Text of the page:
Innovative Teaching Initiative

The Innovative Teaching Initiative has two main components.

  • The first is support for new teaching practices, whereby the FBE will provide funds for professional development to learn and hone innovative teaching practices. These funds will be available for teachers K through 12.
  • The second part of the campaign will focus on providing the technology necessary to create 21st century classrooms and help implement several of the innovative practices. Specifically in 2013, the FBE will begin rolling-out iPad technology in those grades best suited for integration (8th – 12th grades).

The Innovative Teaching Initiative is a 4-year, $450,000 project.

These practices include, but are not limited to:

  • student-centered classrooms (the focus of the activity is shifted from the teacher to the learners. Students, individually or in groups, solve problems, formulate questions, debate, discuss and brainstorm during class)
  • project-based lessons (students explore real-world challenges and problems in class)
  • integrated studies (brings together traditionally separate subjects so students can acquire a more authentic understanding)
  • differentiated instruction (individual student needs are met within the context of a large classroom)
  • use of technology to promote 21st Century skills

According to the United States Department of Education, advances in learning sciences show that students learn better when they are actively engaged in the process and not simply passive participants. Transforming the classroom from a teacher-driven instructional model to one that is student-centered enhances the educational experience for students. Student-centered classroom have been proven to elicit more engagement and motivation from students thereby leading to more in-depth and meaningful study. Students, individually or in groups, solve problems, formulate questions, debate and discuss during class and thinking critically and deeply on a given topic. Curriculum that is individualized and project-based allows students to acquire knowledge in specific content areas while supporting the development of adaptive expertise that can be applied to other areas. This model allows for individualized instruction to meet the needs of all learners.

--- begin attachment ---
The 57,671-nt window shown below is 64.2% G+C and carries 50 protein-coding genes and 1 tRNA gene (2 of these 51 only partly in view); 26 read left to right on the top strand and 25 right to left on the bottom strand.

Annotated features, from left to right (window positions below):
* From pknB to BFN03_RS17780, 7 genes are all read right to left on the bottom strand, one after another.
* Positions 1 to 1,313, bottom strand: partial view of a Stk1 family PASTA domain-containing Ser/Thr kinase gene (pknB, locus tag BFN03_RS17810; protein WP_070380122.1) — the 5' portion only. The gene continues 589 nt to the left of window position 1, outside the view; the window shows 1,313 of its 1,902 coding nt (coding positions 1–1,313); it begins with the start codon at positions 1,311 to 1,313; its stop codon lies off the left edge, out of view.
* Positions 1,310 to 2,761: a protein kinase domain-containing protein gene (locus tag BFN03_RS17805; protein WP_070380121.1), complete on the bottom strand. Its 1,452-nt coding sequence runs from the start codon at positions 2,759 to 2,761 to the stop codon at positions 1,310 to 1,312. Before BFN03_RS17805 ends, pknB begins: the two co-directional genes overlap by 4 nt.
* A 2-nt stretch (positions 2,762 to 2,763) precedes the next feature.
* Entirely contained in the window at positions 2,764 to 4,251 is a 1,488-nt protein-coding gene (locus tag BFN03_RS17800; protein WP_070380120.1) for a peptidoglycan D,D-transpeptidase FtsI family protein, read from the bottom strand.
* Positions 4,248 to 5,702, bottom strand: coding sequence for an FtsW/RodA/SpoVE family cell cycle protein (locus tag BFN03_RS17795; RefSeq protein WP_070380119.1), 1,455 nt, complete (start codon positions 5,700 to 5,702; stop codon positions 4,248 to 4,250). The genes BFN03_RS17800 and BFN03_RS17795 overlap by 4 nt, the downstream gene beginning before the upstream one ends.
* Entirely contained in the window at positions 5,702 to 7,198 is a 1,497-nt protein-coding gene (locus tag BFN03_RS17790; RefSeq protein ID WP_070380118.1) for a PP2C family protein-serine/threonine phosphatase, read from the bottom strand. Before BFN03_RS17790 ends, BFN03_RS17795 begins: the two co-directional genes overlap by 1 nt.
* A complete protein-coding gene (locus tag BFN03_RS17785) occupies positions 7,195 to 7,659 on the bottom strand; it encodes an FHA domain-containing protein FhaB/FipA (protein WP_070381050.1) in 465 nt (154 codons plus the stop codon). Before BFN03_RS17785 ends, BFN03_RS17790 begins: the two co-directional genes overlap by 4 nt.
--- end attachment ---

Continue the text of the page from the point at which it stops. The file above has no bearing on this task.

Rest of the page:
Fueled by the power and flexibility of technology, Belmont’s classrooms will more closely mirror those of higher education and, ultimately, the 21st century workplace. Technology supports this type of learning in several important ways by providing:

  • engaging learning environments
  • tools for understanding and remembering content
  • access to a wider and more flexible set of learning resources
  • connections to a wider set of educators
  • effective learning experiences that can be individualized or differentiated

In addition, students need to know how to use the technology that various professionals now use in their disciplines. By allowing students to use technology to engage in real-world problems, they begin to see themselves in “productive professional roles”. The Belmont Public Schools face budget issues that are not likely to go away. We need to be forward thinking, find new ways for our teachers to deliver content effectively and provide our students the preparation they need to succeed in the global economy.

Belmont teachers are among the best in the state and some of these innovative methods are already in use in our schools. With support from FBE dollars, here are a few examples of exciting projects currently in our schools.